Author Information: Wolfgang Kaltenbrunner, Leiden University, email@example.com
Kaltenbrunner, Wolfgang. “Collaboration, Reward and the Digital Humanities: Reply to Nyhan.” Social Epistemology Review and Reply Collective 4, no. 7 (2015): 23-26.
- Kaltenbrunner, Wolfgang. “Scholarly Labour and Digital Collaboration in Literary Studies.” Social Epistemology 29, no. 2 (2015): 207–33.
- Nyhan, Julianne. “‘Scholarly Labour and Digital Collaboration in Literary Studies’: An Invited Reply.” Social Epistemology Review and Reply Collective 4, no. 5 (2015): 23-28.
Image credit: Wally Gobetz, via flickr
In her reply to my paper “Digital Collaboration and Scholarly Labor in Literary Studies” (2015), Julianne Nyhan (2015) suggests that Digital Humanities (DH) is a fundamentally collaborative discipline. Bringing digital project work to closure often requires tightly coordinated teamwork of individuals with very different skill sets, e.g. coders, data workers, designers, scholars. Questions of collaboration and reward feature prominently in the recent discourse of DH, often as part of a reflection about the role of digital methods in an academic culture that primarily values written output (see for example Flanders, 2011). Against this background it is surprising to find that multi-authorship of papers within DH is not particularly common.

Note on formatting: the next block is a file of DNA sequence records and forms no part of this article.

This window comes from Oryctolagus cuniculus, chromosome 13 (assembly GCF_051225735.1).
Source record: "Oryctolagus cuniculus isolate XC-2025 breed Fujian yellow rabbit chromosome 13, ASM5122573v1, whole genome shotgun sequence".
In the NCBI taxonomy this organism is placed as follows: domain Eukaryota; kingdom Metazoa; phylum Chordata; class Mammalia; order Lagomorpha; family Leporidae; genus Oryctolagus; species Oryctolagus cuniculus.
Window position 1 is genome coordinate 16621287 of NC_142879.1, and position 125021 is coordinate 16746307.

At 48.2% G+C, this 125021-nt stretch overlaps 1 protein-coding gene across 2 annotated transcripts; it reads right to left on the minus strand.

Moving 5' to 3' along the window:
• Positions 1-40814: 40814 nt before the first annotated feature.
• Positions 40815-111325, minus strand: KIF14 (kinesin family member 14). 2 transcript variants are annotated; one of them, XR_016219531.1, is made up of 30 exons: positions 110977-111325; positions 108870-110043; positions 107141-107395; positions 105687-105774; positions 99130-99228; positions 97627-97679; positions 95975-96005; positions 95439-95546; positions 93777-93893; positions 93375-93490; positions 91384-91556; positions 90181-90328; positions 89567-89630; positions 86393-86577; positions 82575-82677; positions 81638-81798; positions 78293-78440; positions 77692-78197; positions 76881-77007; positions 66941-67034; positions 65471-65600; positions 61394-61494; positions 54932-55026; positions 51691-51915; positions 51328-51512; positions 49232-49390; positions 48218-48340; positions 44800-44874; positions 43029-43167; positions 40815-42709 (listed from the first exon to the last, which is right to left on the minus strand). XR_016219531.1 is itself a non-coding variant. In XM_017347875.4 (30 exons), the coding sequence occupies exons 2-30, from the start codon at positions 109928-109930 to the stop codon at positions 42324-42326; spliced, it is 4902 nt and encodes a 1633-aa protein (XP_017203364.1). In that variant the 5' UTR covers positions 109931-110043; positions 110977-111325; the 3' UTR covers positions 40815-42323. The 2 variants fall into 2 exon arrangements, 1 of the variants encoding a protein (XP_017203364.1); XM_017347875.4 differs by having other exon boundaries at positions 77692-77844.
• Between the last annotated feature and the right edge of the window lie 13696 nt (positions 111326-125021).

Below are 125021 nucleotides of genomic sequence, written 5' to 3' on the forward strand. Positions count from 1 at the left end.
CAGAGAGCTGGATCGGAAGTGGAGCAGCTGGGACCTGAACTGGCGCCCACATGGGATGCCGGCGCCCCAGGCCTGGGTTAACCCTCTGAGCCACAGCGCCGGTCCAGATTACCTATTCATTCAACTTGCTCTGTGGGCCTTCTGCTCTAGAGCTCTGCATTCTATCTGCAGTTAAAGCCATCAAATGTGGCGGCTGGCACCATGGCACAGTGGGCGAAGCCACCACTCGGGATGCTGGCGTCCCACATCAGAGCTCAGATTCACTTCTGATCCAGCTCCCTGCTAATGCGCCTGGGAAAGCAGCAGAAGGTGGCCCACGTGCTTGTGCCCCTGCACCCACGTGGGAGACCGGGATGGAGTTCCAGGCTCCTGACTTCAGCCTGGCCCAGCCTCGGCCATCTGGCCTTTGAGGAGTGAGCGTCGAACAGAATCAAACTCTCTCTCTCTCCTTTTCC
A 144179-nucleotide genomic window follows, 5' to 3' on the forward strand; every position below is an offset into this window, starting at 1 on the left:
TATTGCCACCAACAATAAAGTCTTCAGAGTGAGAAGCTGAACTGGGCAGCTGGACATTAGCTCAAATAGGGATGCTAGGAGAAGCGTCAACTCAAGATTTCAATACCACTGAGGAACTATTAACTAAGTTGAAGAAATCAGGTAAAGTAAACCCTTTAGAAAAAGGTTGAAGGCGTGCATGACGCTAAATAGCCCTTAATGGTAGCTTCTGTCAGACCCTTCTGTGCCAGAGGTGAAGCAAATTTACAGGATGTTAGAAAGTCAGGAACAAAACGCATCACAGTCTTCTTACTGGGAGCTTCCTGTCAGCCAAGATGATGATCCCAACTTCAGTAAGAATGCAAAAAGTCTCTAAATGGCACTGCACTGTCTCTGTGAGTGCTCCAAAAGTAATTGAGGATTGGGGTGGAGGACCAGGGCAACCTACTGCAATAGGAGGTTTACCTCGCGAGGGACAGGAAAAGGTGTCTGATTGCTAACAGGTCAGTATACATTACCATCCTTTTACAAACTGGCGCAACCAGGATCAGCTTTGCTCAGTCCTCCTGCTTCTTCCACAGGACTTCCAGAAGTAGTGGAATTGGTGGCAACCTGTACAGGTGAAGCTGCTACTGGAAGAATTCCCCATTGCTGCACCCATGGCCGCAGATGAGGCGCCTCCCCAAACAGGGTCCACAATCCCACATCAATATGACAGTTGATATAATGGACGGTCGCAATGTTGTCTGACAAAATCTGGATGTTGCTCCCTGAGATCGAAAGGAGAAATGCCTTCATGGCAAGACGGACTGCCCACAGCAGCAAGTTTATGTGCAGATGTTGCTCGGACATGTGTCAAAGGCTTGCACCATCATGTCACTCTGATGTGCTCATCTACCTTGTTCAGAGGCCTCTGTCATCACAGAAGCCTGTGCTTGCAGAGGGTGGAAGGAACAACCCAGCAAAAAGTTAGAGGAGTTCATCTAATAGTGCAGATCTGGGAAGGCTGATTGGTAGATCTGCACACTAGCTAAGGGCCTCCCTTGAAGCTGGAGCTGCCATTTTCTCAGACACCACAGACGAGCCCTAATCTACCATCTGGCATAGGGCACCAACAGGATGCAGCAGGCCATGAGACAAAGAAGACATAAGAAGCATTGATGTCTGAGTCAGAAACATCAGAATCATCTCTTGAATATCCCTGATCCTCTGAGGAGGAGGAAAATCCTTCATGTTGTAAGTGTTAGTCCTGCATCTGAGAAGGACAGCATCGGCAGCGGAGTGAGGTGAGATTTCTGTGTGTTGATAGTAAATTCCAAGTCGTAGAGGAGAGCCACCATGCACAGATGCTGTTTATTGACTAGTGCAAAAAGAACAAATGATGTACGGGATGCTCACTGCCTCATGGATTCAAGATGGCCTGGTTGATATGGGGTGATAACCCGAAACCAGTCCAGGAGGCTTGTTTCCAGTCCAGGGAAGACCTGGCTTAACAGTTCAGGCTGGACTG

On the basis of a bibliometric analysis, Nyhan demonstrates that core journals such as Computers and the Humanities and Literary & Linguistic Computing featured relatively few contributions written by more than one author over the last decades. She suggests that more research and reflection on actual practices of collaborative work in digitally mediated scholarship is necessary, both to better understand the seeming disparity between discourse and practice, and to promote fairer ways of dividing credit for scholarly achievement. I agree with Nyhan’s call, and I would like to use the remainder of this contribution to discuss a few conceptual and practical aspects that such research should take into account.
On Collaboration and Epistemic Cultures
Firstly, I suggest that it is important to operate with a historically and culturally specific understanding of ‘collaboration’. What exactly this category means in a given area of study cannot be defined a priori, but has to take into account historically developed community norms. Sometimes, these norms are overtly unfair and biased towards gender or rank within a professional hierarchy, as in the case of the female keypunch operators that Fr. Roberto Busa employed to turn the writings of St. Thomas into a machine-readable format. (This practice by the way parallels the role of the female clerical workers in analyzing the bubble chamber data of 1950s particle physics, as famously described by Galison (1997)).